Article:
Discover the Heartwarming Journey of ‘Save the Dogs BIH’ in ‘Second Life’

Directed by Senol Tastan, ‘Second Life’ is a documentary short that immortalises the efforts of a local Bosnian NGO in improving the lives of dogs across the nation of Bosnia and Herzegovina.

Directed by Senol Tastan, ‘Second Life’ is a documentary short that immortalises the efforts of a local Bosnian NGO in improving the lives of dogs across the nation of Bosnia and Herzegovina.

The documentary follows ‘Save the Dogs BIH’, an organisation dedicated to alleviating the suffering of street dogs in Bosnia and Herzegovina. These dogs are often found in dilapidated conditions such as in abandoned buildings and shrubs and in several cases, people themselves come and dump their dogs at the NGO’s ranch themselves.

The team consistently has its hands full as it ensures that these creatures receive the necessary care, food and shelter required whilst navigating the funding and space issues at their ranch at the same time. The organisation wants to ensure that the rights of these animals are protected and that they manage to live out their lives in peace, harmony, and contentment.

Documentaries that do not preach overtly or appeal authentically to the audience’s emotions are dime a dozen, but Second Life pulls this off flawlessly; it is an exhibition of the great work done by a bunch of good samaritans that will go to any lengths for a cause they believe in. It is a genuine effort from individuals who love and care for dogs so much that they would fight the world for them.

The documentary is earnestly made, and each member of the team comes across as someone who really wants to change the conditions of these animals for the better. Tastan employs camera crews to follow the crew along for several of their rescues and even takes the audience to a trip to the dog ranch which the organisation has managed to construct after considerable difficulties. Grassroots organisations that start from scratch and end up tackling big issues need considerable support in their initial years and Save the Dogs BIH has been fortunate in this regard.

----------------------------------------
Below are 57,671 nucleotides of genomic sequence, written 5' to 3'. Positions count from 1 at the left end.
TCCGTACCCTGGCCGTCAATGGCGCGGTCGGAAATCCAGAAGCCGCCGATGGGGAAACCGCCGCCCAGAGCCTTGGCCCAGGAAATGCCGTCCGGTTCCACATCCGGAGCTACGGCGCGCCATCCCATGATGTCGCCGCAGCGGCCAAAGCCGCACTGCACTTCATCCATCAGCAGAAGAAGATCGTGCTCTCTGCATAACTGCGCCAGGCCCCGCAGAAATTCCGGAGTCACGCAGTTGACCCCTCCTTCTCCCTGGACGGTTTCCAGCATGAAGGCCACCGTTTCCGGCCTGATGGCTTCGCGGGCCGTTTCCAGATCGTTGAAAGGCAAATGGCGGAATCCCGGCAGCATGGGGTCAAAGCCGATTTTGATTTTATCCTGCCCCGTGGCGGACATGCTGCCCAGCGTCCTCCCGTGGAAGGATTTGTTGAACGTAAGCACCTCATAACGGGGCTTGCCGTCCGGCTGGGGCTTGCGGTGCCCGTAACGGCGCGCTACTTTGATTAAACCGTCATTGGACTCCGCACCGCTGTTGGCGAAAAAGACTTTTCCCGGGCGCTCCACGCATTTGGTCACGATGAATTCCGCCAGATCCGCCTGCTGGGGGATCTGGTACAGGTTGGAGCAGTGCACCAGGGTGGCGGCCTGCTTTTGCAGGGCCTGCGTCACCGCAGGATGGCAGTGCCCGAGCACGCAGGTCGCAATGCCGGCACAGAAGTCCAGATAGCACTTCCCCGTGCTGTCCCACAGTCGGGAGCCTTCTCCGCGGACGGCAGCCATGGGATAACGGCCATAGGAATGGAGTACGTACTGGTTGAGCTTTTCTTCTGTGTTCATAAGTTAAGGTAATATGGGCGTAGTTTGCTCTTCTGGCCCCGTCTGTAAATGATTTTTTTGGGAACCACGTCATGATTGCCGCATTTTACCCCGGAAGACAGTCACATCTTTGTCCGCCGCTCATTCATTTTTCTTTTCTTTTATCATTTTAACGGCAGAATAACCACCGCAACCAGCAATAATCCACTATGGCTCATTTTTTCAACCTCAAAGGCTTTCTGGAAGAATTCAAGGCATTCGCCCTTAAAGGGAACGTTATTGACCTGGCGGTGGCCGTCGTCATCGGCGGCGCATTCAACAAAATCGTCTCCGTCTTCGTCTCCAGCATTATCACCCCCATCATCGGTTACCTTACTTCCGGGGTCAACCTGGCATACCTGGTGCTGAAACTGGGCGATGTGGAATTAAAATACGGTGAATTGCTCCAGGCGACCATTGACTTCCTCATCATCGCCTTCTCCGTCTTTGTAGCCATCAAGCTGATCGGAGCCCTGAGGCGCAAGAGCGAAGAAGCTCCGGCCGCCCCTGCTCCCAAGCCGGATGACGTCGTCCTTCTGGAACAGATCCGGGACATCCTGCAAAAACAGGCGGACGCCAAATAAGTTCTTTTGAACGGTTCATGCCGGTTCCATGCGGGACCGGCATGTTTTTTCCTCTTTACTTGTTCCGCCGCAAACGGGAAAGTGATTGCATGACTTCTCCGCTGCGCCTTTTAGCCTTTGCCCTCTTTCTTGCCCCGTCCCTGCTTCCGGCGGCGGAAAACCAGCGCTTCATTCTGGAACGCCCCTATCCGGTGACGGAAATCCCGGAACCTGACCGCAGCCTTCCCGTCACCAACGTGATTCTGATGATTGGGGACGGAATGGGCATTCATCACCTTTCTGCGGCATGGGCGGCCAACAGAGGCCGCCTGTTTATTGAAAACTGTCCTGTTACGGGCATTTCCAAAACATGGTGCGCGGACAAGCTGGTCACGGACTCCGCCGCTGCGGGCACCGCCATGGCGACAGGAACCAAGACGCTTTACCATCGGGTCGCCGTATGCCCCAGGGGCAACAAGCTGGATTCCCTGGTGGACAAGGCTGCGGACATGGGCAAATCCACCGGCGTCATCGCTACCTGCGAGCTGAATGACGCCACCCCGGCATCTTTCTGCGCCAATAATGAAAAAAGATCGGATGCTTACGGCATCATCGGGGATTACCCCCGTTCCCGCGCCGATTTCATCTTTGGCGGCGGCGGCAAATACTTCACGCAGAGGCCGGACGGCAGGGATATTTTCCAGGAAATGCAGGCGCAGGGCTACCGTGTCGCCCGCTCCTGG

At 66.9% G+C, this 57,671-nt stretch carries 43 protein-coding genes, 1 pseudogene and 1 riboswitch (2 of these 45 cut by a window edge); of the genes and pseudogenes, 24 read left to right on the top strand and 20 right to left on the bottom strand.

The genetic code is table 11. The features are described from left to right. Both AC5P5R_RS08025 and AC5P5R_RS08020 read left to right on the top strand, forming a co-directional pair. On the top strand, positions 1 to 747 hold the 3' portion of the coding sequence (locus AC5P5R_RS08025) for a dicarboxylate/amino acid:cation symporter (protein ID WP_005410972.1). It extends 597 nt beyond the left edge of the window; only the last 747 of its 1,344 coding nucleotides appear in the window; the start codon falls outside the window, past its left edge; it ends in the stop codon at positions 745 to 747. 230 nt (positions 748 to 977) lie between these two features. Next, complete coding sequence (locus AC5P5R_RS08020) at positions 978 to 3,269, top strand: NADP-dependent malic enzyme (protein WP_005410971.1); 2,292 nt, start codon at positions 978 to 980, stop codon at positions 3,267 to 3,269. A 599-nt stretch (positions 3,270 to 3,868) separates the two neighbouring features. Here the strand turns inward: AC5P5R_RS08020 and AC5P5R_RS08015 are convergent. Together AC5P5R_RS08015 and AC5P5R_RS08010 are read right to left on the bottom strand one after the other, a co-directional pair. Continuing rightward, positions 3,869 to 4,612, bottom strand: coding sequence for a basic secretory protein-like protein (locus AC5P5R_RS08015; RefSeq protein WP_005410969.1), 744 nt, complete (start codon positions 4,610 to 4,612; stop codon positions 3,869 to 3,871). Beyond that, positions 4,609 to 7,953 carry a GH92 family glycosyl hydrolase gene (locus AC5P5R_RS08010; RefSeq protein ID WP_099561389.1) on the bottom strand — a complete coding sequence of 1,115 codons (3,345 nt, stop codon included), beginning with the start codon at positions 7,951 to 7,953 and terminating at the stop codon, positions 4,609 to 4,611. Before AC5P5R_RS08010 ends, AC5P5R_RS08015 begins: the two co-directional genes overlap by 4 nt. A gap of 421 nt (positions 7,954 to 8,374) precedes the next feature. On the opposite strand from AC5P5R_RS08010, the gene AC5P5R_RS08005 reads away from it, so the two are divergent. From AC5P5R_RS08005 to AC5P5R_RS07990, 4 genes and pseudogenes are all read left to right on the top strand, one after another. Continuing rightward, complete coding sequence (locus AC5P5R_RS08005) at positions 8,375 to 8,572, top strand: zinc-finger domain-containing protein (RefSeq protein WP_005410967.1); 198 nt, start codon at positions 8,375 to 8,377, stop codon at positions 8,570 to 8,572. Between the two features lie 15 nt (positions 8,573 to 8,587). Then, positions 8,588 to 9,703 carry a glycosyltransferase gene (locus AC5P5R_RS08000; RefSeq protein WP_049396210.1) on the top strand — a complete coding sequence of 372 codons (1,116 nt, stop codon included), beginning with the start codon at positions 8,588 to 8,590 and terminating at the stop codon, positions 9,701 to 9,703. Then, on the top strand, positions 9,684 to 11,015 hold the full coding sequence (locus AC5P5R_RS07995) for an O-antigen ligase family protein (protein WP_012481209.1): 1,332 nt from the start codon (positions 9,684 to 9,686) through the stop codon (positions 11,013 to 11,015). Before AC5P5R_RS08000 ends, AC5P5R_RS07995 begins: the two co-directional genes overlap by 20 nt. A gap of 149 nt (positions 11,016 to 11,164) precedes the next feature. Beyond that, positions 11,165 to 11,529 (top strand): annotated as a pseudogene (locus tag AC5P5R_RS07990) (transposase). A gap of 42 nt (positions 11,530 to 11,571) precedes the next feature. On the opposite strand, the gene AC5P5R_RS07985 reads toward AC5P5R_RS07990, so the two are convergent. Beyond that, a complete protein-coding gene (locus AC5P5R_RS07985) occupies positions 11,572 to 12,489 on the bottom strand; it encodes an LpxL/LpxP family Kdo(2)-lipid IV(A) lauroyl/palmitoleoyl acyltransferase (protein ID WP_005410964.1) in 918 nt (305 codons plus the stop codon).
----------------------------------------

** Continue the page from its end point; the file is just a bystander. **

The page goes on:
A further plus point here is that the organisation places less emphasis on adoptions and more on creating a solution locally through the dog ranch. With thousands of dogs across the country, it would be impossible to place them all into ranches. Rather, the organisation is looking for a sustainable solution that would both be cost effective and in line with the physical requirement of the animals. As the team makes it clear, their biggest challenge remains the municipal shelter, where more than 1,000 dogs are housed and live in poor condition due to overcrowding and lack of legal regulations.

As for the technical aspects of the documentary, the cinematography is stunning, and the green peaks and hills of this Eastern European nation are exemplified in all its glory. The country has stunning natural beauty that rivals any major tourism hotspot. Tastan incorporates handheld camera shots that show work on the ground level with drone shots to illustrate a larger area. This works well in the service of the story that the makers are trying to tell. Equally impressive is the sound design that puts the audience in a perspective where we feel we are going along with the team as it heads out on its daily missions. There is nothing flashy or over the top about this and it works well in the context that it is presented.

With so much cruelty directed at animals in most of the world, it is good to see that there are still good men fighting to provide animals with the necessary love and compassion that they require to live out their lives. The documentary exudes hope and in these dark and trying times, hope is rare and must be cherished. The journey that Save The Dogs BIH is undergoing is all the more impressive, considering the lack of resources and legal support that they are faced with in their own country.

A potent documentary that exemplifies charity and kindness, ‘Second Life’ showcases how even a small effort can make a difference when it comes to saving and rehabilitating animals. In a nation such as Bosnia, it is the work of these grassroots organisations that makes all the difference. Therefore, Second Life not only celebrates the good work of animal rights activists in the Balkan nation but also celebrates the humanity within us all as we try to do our small parts to make the world a better place.


(English subtitles available!)



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